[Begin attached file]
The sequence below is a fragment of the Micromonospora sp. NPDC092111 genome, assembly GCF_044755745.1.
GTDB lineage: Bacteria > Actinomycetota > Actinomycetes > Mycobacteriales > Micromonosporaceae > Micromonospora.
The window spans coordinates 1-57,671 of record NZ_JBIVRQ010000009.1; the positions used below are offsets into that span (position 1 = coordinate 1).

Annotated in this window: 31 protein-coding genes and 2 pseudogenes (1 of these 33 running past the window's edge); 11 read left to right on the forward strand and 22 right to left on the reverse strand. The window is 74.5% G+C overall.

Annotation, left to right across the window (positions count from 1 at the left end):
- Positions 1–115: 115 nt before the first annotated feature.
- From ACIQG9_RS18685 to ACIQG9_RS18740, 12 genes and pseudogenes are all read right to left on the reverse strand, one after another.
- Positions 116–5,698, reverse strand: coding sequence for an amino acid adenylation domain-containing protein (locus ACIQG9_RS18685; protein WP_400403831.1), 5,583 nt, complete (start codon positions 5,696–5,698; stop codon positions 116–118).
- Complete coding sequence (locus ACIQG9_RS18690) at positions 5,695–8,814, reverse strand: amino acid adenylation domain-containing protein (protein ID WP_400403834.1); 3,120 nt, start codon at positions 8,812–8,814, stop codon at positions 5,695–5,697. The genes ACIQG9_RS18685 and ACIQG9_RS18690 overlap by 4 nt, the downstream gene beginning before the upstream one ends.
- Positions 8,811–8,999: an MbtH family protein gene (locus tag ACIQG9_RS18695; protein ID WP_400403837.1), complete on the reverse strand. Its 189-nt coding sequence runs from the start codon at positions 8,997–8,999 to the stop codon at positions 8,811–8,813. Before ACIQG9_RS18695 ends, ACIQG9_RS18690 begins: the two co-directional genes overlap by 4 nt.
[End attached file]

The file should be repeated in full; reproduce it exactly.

The sequence below is a fragment of the Micromonospora sp. NPDC092111 genome, assembly GCF_044755745.1.
GTDB lineage: Bacteria > Actinomycetota > Actinomycetes > Mycobacteriales > Micromonosporaceae > Micromonospora.
The window spans coordinates 1-57,671 of record NZ_JBIVRQ010000009.1; the positions used below are offsets into that span (position 1 = coordinate 1).

Annotated in this window: 31 protein-coding genes and 2 pseudogenes (1 of these 33 running past the window's edge); 11 read left to right on the forward strand and 22 right to left on the reverse strand. The window is 74.5% G+C overall.

Annotation, left to right across the window (positions count from 1 at the left end):
- Positions 1–115: 115 nt before the first annotated feature.
- From ACIQG9_RS18685 to ACIQG9_RS18740, 12 genes and pseudogenes are all read right to left on the reverse strand, one after another.
- Positions 116–5,698, reverse strand: coding sequence for an amino acid adenylation domain-containing protein (locus ACIQG9_RS18685; protein WP_400403831.1), 5,583 nt, complete (start codon positions 5,696–5,698; stop codon positions 116–118).
- Complete coding sequence (locus ACIQG9_RS18690) at positions 5,695–8,814, reverse strand: amino acid adenylation domain-containing protein (protein ID WP_400403834.1); 3,120 nt, start codon at positions 8,812–8,814, stop codon at positions 5,695–5,697. The genes ACIQG9_RS18685 and ACIQG9_RS18690 overlap by 4 nt, the downstream gene beginning before the upstream one ends.
- Positions 8,811–8,999: an MbtH family protein gene (locus tag ACIQG9_RS18695; protein ID WP_400403837.1), complete on the reverse strand. Its 189-nt coding sequence runs from the start codon at positions 8,997–8,999 to the stop codon at positions 8,811–8,813. Before ACIQG9_RS18695 ends, ACIQG9_RS18690 begins: the two co-directional genes overlap by 4 nt.